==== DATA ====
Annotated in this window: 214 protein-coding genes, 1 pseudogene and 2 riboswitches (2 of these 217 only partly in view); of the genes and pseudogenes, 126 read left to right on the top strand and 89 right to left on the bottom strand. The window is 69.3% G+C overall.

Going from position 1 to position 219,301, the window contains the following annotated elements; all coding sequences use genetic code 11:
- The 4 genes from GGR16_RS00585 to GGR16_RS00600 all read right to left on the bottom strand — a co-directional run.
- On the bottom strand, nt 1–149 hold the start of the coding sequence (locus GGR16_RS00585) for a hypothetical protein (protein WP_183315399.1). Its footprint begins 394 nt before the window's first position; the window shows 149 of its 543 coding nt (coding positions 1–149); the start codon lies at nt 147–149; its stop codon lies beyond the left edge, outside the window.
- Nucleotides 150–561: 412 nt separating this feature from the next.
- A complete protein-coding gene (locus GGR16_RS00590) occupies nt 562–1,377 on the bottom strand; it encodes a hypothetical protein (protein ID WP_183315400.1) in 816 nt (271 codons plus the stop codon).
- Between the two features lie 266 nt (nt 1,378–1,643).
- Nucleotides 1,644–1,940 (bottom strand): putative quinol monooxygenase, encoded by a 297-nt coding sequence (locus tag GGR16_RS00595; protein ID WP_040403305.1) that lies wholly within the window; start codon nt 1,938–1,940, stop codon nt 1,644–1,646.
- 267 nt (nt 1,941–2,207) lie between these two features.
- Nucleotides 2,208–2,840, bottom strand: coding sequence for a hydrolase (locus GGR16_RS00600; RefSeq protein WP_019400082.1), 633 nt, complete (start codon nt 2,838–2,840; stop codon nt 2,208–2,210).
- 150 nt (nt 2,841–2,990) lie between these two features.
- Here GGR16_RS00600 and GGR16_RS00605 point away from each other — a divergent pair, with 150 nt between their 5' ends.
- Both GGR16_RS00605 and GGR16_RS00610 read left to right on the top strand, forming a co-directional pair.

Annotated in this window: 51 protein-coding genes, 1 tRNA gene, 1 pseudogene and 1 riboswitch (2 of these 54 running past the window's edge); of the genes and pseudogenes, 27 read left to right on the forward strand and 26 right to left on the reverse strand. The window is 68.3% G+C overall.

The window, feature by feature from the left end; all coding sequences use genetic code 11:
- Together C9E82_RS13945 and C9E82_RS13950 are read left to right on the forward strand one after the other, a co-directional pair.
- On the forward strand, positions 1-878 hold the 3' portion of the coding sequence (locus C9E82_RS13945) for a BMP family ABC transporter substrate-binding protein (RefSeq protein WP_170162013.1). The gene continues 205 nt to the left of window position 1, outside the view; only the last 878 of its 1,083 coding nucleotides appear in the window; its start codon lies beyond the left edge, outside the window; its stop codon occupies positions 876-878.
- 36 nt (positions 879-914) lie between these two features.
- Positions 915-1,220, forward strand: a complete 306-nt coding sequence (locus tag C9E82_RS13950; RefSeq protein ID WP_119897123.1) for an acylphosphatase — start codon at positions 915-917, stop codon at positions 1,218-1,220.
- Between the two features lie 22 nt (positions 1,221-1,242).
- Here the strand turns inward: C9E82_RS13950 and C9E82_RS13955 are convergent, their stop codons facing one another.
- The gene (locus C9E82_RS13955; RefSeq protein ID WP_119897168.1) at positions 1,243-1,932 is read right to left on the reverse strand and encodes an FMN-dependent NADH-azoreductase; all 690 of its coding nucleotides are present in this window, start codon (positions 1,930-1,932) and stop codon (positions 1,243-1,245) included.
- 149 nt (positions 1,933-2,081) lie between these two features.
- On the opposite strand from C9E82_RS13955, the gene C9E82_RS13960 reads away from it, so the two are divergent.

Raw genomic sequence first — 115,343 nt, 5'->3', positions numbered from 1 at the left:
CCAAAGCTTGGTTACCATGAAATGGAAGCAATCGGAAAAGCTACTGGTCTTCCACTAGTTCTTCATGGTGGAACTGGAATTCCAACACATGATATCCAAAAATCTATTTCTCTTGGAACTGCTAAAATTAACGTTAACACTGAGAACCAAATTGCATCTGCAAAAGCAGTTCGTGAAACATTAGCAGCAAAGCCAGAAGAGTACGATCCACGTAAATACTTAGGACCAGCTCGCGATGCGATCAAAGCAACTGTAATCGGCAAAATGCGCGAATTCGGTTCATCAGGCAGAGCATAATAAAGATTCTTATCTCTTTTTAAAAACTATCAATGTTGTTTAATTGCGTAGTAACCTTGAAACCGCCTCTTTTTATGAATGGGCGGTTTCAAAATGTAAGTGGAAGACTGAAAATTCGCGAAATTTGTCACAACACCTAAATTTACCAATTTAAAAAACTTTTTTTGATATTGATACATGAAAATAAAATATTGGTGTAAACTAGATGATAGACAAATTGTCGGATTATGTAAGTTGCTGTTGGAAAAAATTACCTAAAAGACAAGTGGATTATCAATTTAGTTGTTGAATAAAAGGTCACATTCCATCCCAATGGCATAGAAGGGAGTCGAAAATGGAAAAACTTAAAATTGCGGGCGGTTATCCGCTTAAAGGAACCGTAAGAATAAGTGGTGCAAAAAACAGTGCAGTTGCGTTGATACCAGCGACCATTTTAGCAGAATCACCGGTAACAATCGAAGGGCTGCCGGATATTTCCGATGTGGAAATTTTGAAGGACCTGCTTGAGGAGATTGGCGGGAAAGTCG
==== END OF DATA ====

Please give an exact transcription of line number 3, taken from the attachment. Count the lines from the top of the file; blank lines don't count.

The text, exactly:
- The 4 genes from GGR16_RS00585 to GGR16_RS00600 all read right to left on the bottom strand — a co-directional run.